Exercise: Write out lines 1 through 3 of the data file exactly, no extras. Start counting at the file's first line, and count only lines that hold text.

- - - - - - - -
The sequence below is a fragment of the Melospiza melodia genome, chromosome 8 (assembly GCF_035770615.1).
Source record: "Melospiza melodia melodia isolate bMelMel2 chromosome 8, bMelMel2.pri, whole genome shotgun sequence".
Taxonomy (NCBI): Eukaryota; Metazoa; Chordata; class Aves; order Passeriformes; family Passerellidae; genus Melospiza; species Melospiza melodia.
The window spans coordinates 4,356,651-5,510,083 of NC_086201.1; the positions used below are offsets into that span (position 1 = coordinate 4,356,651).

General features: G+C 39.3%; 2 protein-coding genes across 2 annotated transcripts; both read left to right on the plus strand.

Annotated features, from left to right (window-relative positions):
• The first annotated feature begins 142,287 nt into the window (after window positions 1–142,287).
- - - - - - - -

The sequence below is a fragment of the Melospiza melodia genome, chromosome 8 (assembly GCF_035770615.1).
Source record: "Melospiza melodia melodia isolate bMelMel2 chromosome 8, bMelMel2.pri, whole genome shotgun sequence".
Taxonomy (NCBI): Eukaryota; Metazoa; Chordata; class Aves; order Passeriformes; family Passerellidae; genus Melospiza; species Melospiza melodia.